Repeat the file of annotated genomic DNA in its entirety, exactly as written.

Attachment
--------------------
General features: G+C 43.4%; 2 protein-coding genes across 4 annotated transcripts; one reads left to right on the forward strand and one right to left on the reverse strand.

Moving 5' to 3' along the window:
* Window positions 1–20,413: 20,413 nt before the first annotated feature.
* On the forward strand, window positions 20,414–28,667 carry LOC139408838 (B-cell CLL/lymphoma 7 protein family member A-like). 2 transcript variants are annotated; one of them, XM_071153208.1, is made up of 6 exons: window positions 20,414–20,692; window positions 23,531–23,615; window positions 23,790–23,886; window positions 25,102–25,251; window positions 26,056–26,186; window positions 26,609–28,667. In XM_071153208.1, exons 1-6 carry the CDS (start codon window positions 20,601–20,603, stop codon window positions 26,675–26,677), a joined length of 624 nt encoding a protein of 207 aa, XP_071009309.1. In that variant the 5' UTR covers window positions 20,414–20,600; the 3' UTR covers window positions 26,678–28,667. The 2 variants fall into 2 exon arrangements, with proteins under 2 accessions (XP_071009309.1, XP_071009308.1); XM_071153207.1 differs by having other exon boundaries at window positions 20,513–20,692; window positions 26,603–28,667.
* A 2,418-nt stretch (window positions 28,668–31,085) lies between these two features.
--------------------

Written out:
General features: G+C 43.4%; 2 protein-coding genes across 4 annotated transcripts; one reads left to right on the forward strand and one right to left on the reverse strand.

Moving 5' to 3' along the window:
* Window positions 1–20,413: 20,413 nt before the first annotated feature.
* On the forward strand, window positions 20,414–28,667 carry LOC139408838 (B-cell CLL/lymphoma 7 protein family member A-like). 2 transcript variants are annotated; one of them, XM_071153208.1, is made up of 6 exons: window positions 20,414–20,692; window positions 23,531–23,615; window positions 23,790–23,886; window positions 25,102–25,251; window positions 26,056–26,186; window positions 26,609–28,667. In XM_071153208.1, exons 1-6 carry the CDS (start codon window positions 20,601–20,603, stop codon window positions 26,675–26,677), a joined length of 624 nt encoding a protein of 207 aa, XP_071009309.1. In that variant the 5' UTR covers window positions 20,414–20,600; the 3' UTR covers window positions 26,678–28,667. The 2 variants fall into 2 exon arrangements, with proteins under 2 accessions (XP_071009309.1, XP_071009308.1); XM_071153207.1 differs by having other exon boundaries at window positions 20,513–20,692; window positions 26,603–28,667.
* A 2,418-nt stretch (window positions 28,668–31,085) lies between these two features.